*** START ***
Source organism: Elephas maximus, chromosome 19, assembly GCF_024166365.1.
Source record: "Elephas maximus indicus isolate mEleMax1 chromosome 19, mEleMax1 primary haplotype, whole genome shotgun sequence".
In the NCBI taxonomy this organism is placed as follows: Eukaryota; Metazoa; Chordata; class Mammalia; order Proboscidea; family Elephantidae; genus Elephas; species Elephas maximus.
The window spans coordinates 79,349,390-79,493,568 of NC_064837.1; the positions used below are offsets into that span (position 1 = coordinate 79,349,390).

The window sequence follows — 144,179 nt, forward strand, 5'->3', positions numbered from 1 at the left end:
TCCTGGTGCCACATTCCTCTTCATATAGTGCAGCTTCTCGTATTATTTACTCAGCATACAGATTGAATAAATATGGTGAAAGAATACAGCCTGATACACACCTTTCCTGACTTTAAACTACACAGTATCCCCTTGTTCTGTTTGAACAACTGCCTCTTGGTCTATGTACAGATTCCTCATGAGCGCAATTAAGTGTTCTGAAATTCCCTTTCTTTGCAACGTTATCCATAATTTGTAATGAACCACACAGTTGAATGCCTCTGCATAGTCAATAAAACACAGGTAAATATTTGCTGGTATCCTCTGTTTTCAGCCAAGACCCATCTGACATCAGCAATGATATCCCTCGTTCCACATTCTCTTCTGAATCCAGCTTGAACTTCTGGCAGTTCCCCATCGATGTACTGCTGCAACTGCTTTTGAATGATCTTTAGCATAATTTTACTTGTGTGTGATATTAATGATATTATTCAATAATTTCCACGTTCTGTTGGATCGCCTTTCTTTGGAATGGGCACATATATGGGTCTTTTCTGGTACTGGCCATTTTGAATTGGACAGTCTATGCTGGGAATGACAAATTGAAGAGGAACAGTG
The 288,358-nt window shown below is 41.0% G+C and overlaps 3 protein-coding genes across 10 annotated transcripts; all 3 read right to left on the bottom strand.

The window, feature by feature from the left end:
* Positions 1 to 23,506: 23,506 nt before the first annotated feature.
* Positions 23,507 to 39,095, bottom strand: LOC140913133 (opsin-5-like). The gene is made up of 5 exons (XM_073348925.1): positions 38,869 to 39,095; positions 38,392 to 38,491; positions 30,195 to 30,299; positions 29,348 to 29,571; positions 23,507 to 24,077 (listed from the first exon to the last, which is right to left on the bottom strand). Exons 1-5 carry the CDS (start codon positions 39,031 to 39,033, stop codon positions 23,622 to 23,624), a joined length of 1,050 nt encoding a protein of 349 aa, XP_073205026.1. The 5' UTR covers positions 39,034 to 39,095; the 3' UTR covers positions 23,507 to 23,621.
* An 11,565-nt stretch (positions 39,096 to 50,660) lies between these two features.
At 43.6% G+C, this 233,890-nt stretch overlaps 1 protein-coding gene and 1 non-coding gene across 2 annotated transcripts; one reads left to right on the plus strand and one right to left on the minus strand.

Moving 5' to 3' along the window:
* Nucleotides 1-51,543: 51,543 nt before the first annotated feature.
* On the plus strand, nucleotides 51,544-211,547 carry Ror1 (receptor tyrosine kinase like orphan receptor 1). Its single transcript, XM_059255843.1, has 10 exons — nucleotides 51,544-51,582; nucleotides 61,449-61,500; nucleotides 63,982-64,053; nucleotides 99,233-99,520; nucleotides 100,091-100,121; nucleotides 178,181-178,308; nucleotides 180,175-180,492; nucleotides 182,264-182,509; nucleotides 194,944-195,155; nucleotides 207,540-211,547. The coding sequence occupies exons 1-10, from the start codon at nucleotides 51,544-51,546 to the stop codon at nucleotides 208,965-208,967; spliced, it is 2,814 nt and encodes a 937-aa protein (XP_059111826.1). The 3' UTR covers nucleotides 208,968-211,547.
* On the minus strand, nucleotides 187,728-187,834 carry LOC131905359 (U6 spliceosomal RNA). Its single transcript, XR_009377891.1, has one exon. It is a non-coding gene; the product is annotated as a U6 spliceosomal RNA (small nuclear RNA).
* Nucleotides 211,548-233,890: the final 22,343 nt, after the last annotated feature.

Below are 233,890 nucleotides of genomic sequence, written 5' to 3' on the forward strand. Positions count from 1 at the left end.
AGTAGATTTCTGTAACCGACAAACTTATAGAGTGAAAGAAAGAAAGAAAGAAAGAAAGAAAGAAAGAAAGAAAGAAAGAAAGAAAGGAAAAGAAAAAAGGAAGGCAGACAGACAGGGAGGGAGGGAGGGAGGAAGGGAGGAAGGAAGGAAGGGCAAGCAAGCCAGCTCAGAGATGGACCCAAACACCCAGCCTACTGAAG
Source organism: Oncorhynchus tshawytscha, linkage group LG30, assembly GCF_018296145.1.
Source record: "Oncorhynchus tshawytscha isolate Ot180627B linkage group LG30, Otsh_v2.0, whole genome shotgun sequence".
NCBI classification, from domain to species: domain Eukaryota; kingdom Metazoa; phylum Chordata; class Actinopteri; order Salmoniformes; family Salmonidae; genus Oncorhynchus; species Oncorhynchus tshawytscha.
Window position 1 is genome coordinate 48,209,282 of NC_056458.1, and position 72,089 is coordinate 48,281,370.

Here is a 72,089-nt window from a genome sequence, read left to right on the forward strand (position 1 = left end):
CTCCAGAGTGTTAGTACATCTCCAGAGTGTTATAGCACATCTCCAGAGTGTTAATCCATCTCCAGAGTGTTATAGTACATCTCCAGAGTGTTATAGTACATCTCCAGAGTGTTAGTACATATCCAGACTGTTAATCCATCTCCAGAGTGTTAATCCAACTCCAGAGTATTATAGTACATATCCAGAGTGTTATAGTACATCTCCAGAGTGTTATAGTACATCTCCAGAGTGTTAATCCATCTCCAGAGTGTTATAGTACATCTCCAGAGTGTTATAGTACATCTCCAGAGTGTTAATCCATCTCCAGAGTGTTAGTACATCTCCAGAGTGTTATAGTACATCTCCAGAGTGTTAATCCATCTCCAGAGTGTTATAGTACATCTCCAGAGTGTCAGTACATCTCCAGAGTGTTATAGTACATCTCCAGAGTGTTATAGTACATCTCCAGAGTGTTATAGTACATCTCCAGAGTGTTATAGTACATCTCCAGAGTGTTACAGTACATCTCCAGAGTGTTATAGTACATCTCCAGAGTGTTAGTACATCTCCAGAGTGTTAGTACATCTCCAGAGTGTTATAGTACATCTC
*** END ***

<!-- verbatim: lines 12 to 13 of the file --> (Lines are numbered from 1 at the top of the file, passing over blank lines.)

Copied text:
At 43.6% G+C, this 233,890-nt stretch overlaps 1 protein-coding gene and 1 non-coding gene across 2 annotated transcripts; one reads left to right on the plus strand and one right to left on the minus strand.

Moving 5' to 3' along the window: